BOGOTA, Colombia (AP) — Authorities struggled on Tuesday to restore power to a major Colombian port city more than 48 hours after a rebel attack on a transmission line plunged Buenaventura's 400,000 into the dark.
Guerrillas of the Revolutionary Armed Forces of Colombia over the weekend bombed a tower holding power lines that supply electricity to the impoverished city. The attack, which President Juan Manuel Santos denounced as an act of "pure terrorism," was the biggest strike by the FARC since the half-century-old insurgency on May 22 ended the unilateral cease-fire it declared five months earlier to give space for peace talks with the government.
Authorities said Tuesday that heavy rains and land mines left by the guerrillas were making it hard for security forces to guard the area around the tower site 27 kilometers (17 miles) outside the city so work crews could move in and repair the damage.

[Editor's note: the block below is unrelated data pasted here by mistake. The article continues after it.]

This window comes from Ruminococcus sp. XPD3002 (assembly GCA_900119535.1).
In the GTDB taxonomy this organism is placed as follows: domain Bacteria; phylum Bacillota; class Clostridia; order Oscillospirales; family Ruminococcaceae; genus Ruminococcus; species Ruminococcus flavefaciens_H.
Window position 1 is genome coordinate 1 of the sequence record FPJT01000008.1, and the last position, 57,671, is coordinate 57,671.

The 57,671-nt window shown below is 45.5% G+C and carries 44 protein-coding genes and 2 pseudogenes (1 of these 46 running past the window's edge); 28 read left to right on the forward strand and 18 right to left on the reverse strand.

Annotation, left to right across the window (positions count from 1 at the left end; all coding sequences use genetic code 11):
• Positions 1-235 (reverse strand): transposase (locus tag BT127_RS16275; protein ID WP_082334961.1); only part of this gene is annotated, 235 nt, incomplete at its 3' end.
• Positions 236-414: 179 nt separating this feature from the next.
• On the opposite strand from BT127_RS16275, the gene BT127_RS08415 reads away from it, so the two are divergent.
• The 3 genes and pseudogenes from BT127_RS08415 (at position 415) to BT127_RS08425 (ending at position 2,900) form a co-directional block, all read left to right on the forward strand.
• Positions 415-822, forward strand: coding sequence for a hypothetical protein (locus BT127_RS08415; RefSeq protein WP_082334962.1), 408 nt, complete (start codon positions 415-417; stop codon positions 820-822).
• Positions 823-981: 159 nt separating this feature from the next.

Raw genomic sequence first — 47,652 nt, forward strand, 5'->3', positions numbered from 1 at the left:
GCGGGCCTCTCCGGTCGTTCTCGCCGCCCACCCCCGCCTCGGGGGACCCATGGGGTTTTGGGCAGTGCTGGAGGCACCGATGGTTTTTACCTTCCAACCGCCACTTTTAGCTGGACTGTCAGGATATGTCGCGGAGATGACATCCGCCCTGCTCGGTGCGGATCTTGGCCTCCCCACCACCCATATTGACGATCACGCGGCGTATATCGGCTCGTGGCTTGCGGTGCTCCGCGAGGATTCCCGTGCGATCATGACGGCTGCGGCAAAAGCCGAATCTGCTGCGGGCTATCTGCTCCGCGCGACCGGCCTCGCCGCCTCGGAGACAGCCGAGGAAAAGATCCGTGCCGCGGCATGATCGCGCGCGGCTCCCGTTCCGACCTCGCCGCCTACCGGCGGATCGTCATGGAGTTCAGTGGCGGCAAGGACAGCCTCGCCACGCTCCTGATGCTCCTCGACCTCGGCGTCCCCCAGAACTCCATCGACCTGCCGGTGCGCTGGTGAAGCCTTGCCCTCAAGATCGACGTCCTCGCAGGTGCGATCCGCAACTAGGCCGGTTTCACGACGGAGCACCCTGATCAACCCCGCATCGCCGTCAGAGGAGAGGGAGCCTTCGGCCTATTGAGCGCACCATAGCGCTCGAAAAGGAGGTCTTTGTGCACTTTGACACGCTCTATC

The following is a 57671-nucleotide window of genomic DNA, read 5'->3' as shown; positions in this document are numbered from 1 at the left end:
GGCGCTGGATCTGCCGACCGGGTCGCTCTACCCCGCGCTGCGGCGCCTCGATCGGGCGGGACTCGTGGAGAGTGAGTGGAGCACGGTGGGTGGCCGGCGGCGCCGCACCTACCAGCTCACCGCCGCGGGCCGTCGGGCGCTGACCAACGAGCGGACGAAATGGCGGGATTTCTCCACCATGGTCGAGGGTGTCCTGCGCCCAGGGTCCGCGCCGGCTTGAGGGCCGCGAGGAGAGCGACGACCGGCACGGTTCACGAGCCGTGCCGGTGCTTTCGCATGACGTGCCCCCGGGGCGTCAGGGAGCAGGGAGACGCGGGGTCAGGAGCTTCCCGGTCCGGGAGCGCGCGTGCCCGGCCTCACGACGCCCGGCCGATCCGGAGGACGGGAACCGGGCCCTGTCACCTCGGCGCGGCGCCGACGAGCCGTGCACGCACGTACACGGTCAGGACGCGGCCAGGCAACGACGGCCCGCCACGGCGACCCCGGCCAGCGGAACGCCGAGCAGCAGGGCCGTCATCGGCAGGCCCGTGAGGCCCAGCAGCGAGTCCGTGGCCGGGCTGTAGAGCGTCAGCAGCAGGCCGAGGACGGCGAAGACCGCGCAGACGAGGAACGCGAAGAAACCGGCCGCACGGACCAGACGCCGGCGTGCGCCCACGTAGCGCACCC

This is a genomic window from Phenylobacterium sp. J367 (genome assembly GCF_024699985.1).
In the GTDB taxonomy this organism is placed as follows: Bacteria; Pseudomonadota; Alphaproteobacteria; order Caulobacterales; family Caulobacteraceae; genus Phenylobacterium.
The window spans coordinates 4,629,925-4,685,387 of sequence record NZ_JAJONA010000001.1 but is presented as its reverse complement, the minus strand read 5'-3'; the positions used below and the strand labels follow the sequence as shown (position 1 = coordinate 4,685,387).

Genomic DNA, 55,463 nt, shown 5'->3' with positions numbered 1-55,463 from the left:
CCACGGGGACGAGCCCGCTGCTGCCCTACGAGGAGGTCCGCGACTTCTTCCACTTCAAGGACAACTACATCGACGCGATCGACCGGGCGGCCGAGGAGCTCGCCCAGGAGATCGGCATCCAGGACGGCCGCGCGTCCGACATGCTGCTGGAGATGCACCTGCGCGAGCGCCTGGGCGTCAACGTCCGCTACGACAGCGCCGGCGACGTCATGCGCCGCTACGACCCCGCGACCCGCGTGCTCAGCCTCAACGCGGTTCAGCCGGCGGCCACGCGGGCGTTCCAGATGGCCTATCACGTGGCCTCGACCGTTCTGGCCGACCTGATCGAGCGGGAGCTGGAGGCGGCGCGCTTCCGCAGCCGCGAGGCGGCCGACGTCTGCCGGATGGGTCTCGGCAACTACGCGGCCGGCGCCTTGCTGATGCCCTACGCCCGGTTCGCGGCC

Officials said it would probably be Friday before they could end the blackout, which is hurting businesses and slowing traffic at Colombia's biggest Pacific port.
The FARC's resumption of attacks comes as Colombia's military also intensifies its campaign against the rebels. In the past week, government forces have staged several raids on guerrilla camps, killing 38 rebels.